Just before eight o'clock on his first day at Mingus Springs Charter School in Chino Valley, Arizona, last January, Casey Price stood on the asphalt around the flagpole, lined up with the rest of the 180 students to recite the Pledge of Allegiance, and paused for a moment of silence. The school sits on a high vista surrounded by sprawl metastasizing over ranch land. He took in the panoramic alpine view, from the San Francisco Peaks to Mingus Mountain. It would be Casey's last tranquil moment. By the time he filed into his homeroom to sit with four other seventh-graders at a metal table in front of Ms. Morgan's half-moon desk, the school was already erupting with chatter. Something about that new kid was a little . . . off.
Casey seemed eerily reticent. He kept his head low, hidden behind oval glasses and a baseball cap. Later that morning, staffers pulled him out of class for the standard hearing and vision tests. Stephanie Nichols, a school aide, held a string against Casey's chin to gauge his distance from the eye chart. When she took her hand back, she noticed a smudge of makeup on her fingers.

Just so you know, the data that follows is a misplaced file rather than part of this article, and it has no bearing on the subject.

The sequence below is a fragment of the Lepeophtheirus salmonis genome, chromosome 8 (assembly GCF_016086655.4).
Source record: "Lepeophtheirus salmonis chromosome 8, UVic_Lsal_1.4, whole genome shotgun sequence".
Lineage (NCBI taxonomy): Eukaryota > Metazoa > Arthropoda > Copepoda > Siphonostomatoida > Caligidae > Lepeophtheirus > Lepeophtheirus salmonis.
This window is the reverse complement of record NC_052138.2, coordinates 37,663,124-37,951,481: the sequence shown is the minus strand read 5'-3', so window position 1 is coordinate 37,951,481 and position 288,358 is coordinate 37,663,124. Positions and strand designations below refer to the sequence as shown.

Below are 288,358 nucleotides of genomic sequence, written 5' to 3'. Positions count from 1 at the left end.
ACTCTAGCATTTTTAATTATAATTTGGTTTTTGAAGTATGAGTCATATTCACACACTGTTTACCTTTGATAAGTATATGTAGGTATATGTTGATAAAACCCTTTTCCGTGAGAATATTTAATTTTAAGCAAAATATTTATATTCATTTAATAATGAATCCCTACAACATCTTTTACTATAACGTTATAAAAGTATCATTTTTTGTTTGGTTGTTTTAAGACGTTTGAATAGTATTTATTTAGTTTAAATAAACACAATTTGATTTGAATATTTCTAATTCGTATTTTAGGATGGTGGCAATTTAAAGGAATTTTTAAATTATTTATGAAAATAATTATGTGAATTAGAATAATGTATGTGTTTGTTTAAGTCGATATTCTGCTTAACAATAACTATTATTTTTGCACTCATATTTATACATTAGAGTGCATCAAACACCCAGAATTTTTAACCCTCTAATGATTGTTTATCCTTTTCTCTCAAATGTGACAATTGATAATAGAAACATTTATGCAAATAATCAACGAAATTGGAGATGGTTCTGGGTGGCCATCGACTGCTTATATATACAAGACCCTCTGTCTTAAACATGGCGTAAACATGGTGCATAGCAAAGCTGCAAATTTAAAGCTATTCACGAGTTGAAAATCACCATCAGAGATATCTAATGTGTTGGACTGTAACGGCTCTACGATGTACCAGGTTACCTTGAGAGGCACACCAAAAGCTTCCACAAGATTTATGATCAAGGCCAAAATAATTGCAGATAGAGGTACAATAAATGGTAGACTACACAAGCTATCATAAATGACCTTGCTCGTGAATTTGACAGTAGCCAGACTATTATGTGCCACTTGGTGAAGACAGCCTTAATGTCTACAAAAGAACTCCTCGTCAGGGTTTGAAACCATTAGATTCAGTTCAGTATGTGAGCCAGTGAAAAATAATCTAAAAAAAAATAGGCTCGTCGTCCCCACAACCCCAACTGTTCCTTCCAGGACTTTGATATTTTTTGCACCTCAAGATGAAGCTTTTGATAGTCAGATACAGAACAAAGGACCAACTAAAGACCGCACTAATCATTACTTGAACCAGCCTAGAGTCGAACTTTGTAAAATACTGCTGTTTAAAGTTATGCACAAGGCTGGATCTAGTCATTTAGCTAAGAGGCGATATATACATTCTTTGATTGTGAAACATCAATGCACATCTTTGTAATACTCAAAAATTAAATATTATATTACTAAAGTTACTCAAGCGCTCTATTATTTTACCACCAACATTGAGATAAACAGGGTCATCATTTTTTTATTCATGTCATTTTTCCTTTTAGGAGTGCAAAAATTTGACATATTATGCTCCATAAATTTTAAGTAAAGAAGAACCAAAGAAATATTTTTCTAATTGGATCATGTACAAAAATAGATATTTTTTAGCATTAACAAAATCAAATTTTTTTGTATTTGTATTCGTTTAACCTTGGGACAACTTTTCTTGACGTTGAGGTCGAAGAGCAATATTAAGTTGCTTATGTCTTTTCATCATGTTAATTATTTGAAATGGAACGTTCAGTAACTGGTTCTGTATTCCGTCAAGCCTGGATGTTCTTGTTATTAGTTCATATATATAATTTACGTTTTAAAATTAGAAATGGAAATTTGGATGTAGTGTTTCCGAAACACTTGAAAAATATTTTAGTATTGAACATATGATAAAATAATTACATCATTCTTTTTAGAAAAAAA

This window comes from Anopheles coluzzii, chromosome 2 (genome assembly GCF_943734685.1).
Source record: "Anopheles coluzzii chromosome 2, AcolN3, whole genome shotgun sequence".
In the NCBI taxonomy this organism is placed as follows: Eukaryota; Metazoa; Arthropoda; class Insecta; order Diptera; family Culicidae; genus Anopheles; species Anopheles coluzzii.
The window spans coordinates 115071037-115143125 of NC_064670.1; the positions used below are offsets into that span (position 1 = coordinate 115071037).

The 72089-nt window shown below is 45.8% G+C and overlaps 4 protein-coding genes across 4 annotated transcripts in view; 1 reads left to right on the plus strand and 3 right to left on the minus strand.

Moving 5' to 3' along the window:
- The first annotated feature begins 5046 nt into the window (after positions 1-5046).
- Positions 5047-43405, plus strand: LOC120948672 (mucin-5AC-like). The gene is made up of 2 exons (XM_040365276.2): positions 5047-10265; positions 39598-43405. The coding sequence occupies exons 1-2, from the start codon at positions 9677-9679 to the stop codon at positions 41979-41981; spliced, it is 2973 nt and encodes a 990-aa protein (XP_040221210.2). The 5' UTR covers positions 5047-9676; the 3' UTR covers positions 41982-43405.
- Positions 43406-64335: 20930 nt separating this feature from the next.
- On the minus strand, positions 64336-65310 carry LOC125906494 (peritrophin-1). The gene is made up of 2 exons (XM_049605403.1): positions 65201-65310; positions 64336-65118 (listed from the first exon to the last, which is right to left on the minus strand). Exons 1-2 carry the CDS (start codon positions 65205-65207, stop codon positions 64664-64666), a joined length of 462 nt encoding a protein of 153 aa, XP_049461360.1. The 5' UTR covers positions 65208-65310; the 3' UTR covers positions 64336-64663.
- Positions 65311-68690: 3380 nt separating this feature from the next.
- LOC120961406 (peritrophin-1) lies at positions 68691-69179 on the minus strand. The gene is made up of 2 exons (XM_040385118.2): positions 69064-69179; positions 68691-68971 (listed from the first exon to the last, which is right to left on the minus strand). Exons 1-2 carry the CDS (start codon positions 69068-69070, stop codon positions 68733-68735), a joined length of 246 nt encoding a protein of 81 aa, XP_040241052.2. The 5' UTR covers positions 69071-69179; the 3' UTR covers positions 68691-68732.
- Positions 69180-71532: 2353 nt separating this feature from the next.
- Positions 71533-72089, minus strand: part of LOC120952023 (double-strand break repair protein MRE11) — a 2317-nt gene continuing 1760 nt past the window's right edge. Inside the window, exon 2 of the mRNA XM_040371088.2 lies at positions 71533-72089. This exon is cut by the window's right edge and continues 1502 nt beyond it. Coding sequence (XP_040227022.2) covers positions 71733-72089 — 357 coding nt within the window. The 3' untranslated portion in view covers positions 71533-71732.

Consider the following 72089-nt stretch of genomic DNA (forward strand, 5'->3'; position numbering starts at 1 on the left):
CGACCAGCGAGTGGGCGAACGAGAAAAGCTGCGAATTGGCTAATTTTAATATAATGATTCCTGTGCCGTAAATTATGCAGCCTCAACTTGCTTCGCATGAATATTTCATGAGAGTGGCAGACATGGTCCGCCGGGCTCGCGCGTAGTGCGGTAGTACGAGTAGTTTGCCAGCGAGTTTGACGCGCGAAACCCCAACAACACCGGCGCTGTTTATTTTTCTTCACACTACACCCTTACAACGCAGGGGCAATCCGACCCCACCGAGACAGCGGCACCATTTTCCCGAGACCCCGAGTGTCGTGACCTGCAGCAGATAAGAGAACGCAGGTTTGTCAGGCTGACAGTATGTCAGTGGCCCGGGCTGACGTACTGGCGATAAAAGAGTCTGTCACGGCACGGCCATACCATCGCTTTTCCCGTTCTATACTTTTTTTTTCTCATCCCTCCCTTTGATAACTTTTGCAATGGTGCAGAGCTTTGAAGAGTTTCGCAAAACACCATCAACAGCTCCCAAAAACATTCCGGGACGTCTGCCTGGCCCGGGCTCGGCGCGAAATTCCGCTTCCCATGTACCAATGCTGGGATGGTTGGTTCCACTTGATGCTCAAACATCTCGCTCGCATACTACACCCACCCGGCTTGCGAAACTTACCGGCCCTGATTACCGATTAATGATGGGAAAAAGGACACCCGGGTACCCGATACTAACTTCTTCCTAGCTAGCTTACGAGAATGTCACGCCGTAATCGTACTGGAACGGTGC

Across campus, school counselor Julie Bradshaw was in the front office, sifting through Casey's paperwork. Things weren't making sense there either. She'd found two birth dates, a German birth certificate that listed the boy's weight in pounds, and custody papers from Riverside, California, assigning guardianship to Casey's grandfather and listing the attorney general of Oklahoma as attorney.
Bradshaw phoned Sacramento and Oklahoma City. "My mind went to, maybe his parents got killed in Iraq, and there was something special going on, and that was why the attorney general was involved," she says. "I expected them to say this is very hush-hush, and to just take care of him and go on." But after she faxed the documents, the Oklahoma attorney general's office called: They were forgeries. Bradshaw called the police.
At lunchtime, Casey met a lanky 12-year-old named Tiresha at the end of their lunch table. "We were just staying away from him because we were all suspicious," she says. "He looked older than the others. He was talking about coke."
By the time someone in a silver Dodge Neon picked Casey up that afternoon, the Mingus Springs staff were convinced they had an abduction victim on their hands and that Casey was a teenager in trouble. Casey didn't show up for class the next morning. Instead, a detective from the Yavapai County Sheriff's Office ambled into the school's front office, shaking his head, to face the edgy faculty. As the principal, Dawn Gonzales, remembers it: "He walked in, introduced himself, and said, 'You are not going to believe the story I have to tell you.'"